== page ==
Abstract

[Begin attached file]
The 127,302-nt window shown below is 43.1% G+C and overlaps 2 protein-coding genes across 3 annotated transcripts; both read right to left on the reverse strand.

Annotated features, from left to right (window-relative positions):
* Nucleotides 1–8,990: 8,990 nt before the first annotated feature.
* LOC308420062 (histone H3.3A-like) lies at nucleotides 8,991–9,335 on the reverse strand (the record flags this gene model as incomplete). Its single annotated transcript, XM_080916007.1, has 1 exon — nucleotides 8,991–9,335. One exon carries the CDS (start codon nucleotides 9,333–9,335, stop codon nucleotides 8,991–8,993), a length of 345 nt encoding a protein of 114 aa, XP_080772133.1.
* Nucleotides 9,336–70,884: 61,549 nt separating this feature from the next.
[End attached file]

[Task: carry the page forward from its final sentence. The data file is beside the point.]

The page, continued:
In the upper Proterozoic marginal basin of Bleida, Morocco, several horizons of copper mineralization are present. In the main orebody, a hydrothermal synsedimentary system has been reconstructed with evidence from thickness and facies variations: it includes two sulfide-rich basins on both sides of a half-horst along a synsedimentary normal fault trending orthogonally to the continental margin. Three successions of ferruginous jasper, sulfide-bearing felsic tuffs, and turbidites occur in adjacent basins, whereas only chloritite and albitite beds are present on the axial half-horst. Toward the fault zone the ferruginous jasper becomes apatite and chlorite rich, then grades laterally to a chlorite- and K feldspar-rich albitite, whereas in the same direction, sulfide-bearing layers show a mineral zoning (pyrite-chalcopyrite-bornite), then grade to a bornite- and chlorite-rich albitite. Chlorite is more magnesian toward the axial half-horst; it crystallized around 250 degrees C. The axial zone is characterized by high B, Ba, and Zr contents; zircon crystals and tourmaline needles are present. Toward the axial zone there is also a strong REE enrichment, up to a hundred times, and a marked light REE fractionation. The REE patterns correspond to hydrothermal fluids linked to felsic volcanism.The synsedimentary faults channeled first K-Na-Mg-rich fluids which deposited chemical sediments on the sea floor, then Cu-Fe-bearing fluids migrated through the more permeable laminations of the overlying felsic tuffs resulting in syndiagenetic crystallization of sulfides.The lateral mineral zoning results mostly from decreasing temperature and increasing f (sub O 2 ) away from the axial zone. These long-lived hydrothermal flows were muffled by the deposition of turbidite material, although recurrent volcanic and hydrothermal activity occurred during stages of stagnating turbidite sedimentation.These complex relationships between synsedimentary faulting, felsic volcanism, turbidite deposition, and fluid expulsion from compressed sediments were controlled by the rapid and episodic subsidence of the marginal basin of Bleida.

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